OpenCV (Open Source Computer Vision) is a library of programming functions for real time computer vision. It is written in C/C++ and is used worlwide in many computer vision applications.
This “how to” is a mix of two other great tutorials on OpenCV installations: A Compreehensive Guide to Installing and Configuring OpenCV 2.3.1 on Ubuntu from ozbots.org; and the OpenCV Installation Guide on Debian and Ubuntu from the OpenCV Wiki. I used this procedure to successfully install OpenCV on two amd64 computers (a laptop and a desktop) running Ubuntu 11.10 Oneiric Ocelot. However, if you find any problem you can check the Comprehensive OpenCV Installation Troubleshooting Guide from ozbots.
1. Remove any installed versions of ffmpeg and x264
sudo apt-get remove ffmpeg x264 libx264-dev
2. Get all the dependencies
sudo apt-get update sudo apt-get install build-essential checkinstall git pkg-config cmake libpng12-0 libpng12-dev libpng++-dev libpng3 libpnglite-dev libpngwriter0-dev libpngwriter0c2 libfaac-dev libjack-jackd2-dev libjasper-dev libjasper-runtime libjasper1 libmp3lame-dev libopencore-amrnb-dev libopencore-amrwb-dev libsdl1.2-dev libtheora-dev libva-dev libvdpau-dev libvorbis-dev libx11-dev libxfixes-dev libxvidcore-dev texi2html yasm zlib1g-dev zlib1g-dbg zlib1g libgstreamer0.10-0 libgstreamer0.10-dev libgstreamer0.10-0-dbg gstreamer0.10-tools gstreamer0.10-plugins-base libgstreamer-plugins-base0.10-dev gstreamer0.10-plugins-good gstreamer0.10-plugins-ugly gstreamer0.10-plugins-bad gstreamer0.10-ffmpeg pngtools libtiff4-dev libtiff4 libtiffxx0c2 libtiff-tools libjpeg8 libjpeg8-dev libjpeg8-dbg libjpeg-prog libavcodec-dev libavcodec52 libavformat52 libavformat-dev libxine1-ffmpeg libxine-dev libxine1-bin libunicap2 libunicap2-dev libdc1394-22-dev libdc1394-22 libdc1394-utils swig python-numpy libpython2.7 python-dev python2.7-dev libjpeg-progs libjpeg-dev libgtk2.0-0 libgtk2.0-dev gtk2-engines-pixbuf
3. Download and install x264 – download any recent stable snapshot from ftp://ftp.videolan.org/pub/videolan/x264/snapshots/ (I used x264-snapshot-20111012-2245-stable.tar.bz2) and extract it to a folder. Then enter the folder and configure and build it:
./configure --enable-static make sudo make install
NOTE: In my computers (64-bit) I had to add the flags “–enable-pic –enable-shared” to the configuration. Otherwise I would get compilation errors when building OpenCV. If you get them too, run
sudo make clean
and reconfigure and rebuild using
./configure --enable-static --enable-pic --enable-shared make sudo make install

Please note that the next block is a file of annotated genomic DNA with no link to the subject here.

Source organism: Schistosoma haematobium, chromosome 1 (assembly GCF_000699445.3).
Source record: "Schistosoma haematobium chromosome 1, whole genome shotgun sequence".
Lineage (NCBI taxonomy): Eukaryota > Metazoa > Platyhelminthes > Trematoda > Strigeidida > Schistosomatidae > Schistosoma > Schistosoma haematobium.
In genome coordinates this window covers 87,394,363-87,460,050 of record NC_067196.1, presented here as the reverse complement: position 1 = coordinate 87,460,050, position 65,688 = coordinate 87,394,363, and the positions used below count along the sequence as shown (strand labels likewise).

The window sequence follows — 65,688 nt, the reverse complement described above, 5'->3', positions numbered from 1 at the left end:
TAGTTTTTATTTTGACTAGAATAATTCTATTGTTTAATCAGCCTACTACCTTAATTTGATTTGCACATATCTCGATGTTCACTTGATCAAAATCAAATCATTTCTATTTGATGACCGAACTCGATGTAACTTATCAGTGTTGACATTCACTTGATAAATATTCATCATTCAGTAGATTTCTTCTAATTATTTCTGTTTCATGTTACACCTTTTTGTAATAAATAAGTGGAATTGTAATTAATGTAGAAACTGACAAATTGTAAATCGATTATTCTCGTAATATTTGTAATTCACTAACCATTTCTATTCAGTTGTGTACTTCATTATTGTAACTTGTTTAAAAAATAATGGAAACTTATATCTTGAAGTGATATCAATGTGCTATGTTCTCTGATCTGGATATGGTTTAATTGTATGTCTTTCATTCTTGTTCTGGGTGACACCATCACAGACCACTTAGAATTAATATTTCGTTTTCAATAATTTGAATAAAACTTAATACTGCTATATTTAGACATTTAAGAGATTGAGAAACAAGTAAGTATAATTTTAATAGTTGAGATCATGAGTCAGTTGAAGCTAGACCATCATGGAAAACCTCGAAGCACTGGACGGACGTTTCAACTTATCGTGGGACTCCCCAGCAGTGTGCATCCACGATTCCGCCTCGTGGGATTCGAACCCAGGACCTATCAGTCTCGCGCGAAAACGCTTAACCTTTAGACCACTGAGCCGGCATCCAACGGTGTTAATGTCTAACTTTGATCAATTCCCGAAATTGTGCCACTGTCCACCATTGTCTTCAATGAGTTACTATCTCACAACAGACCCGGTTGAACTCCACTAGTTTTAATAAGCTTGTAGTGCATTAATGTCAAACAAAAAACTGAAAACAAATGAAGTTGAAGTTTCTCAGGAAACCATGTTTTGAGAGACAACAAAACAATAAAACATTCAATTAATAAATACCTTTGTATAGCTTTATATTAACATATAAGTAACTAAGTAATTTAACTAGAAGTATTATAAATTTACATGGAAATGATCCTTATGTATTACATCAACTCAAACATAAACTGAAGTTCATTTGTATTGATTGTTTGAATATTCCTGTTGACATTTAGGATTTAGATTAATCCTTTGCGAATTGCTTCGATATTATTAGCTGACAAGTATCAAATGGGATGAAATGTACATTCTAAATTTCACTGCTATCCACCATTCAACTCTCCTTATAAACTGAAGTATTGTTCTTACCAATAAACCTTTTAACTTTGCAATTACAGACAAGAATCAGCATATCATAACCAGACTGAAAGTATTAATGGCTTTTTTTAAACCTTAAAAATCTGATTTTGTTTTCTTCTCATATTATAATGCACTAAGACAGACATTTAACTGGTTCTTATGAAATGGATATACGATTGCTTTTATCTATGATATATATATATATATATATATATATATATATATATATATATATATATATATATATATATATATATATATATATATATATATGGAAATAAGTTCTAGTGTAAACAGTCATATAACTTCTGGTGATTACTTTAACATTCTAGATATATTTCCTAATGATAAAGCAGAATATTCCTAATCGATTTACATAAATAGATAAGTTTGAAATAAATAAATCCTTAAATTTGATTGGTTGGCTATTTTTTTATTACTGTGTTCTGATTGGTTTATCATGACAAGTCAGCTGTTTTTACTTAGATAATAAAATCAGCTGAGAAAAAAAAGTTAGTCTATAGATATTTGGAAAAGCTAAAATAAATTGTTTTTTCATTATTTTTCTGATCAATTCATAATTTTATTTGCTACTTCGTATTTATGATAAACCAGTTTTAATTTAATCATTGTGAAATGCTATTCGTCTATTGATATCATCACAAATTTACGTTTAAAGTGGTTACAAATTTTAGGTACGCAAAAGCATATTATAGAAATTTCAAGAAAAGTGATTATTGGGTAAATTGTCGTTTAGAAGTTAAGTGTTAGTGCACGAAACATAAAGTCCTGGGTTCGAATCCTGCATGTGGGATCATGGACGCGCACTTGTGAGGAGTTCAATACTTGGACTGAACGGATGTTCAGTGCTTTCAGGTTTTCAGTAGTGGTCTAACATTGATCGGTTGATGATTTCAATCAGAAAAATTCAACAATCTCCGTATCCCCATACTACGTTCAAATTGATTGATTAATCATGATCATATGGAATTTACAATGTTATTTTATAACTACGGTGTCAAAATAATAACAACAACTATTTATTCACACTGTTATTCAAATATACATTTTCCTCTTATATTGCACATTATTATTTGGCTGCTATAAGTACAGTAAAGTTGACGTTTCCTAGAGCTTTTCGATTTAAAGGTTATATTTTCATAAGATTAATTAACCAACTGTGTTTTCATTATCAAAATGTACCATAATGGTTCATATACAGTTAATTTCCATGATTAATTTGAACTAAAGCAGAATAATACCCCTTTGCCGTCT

4. Download and install ffmpeg – download any recent stable snapshot from http://ffmpeg.org/download.html (I used ffmpeg-0.8.5.tar.gz) and extract it to a folder. Then enter the folder and configure and build it:
NOTE: According to blog reader custom6109 some of the headers in ffmpeg changed and opencv does not recognize the deprecations (03/16/2012). Installing with ffmpeg0.10 should work. (Thanks custom6109!)
./configure --enable-gpl --enable-libfaac --enable-libmp3lame --enable-libopencore-amrnb --enable-libopencore-amrwb --enable-libtheora --enable-libvorbis --enable-libx264 --enable-libxvid --enable-nonfree --enable-postproc --enable-version3 --enable-x11grab make sudo make install
NOTE: Once again, in my computers (64-bit) I had to add the flags “–enable-pic –enable-shared” to the configuration. Otherwise I would get compilation errors when building OpenCV. If you get them too, run
sudo make clean
and reconfigure and rebuild using
./configure --enable-gpl --enable-libfaac --enable-libmp3lame --enable-libopencore-amrnb --enable-libopencore-amrwb --enable-libtheora --enable-libvorbis --enable-libx264 --enable-libxvid --enable-nonfree --enable-postproc --enable-version3 --enable-x11grab --enable-pic --enable-shared make sudo make install
5. Download and install v4l – download any recent stable snapshot from http://www.linuxtv.org/downloads/v4l-utils/ (I used v4l-utils-0.8.5.tar.bz2) and extract it to a folder. Then enter the folder and build it:
make sudo make install
6. Download and install OpenCV – download OpenCV 2.3.1 from http://sourceforge.net/projects/opencvlibrary/files/ and extract it to a folder. Then enter the folder and build it:
mkdir release cd release cmake -D CMAKE_BUILD_TYPE=RELEASE -D CMAKE_INSTALL_PREFIX=/usr/local -D BUILD_PYTHON_SUPPORT=ON -D BUILD_EXAMPLES=ON .. make sudo make install
7. Configure Linux – add the following line to your .bashrc in order to tell linux where the shared libraries for OpenCV are located without having to enter it everytime you start a new terminal:
using any text editor add the following lines to the end of your /etc/bash.bashrc file
PKG_CONFIG_PATH=$PKG_CONFIG_PATH:/usr/local/lib/pkgconfig export PKG_CONFIG_PATH
That’s it! If you perform all the steps indicated you should have OpenCV installed in your system. You can check the samples in /samples/ . To compile all the C/C++ samples at once you can enter the /samples/c folder and give the build_all.sh script permissions to be executed
chmod +x build_all.sh
Then just run
and all the samples will be compiled.
To make python work run
python import cv2
If no error occurs, then the python wrappers are successfully installed.
To compile code that uses OpenCV libraries use
g++ `pkg-config --cflags opencv` my_code.cpp -o my_code `pkg-config --libs opencv
If you find any problems in this tutorial post them in the comments. I can’t promise that I’ll find the solution, since I’m not an expert, but I’ll try.
Update (24/10/11): I placed an entry on this blog on How to use CMake with OpenCV to build projects that use the OpenCV libraries.Check it out if you want.
Update (29/01/12): As suggested by blog reader Cactus (thanks for your contribution :)), I’ve added the packages “libopencore-amrnb-dev” and “gtk2-engines-pixbuf” to step 2.
Later I’ll post some basic projects using OpenCV.
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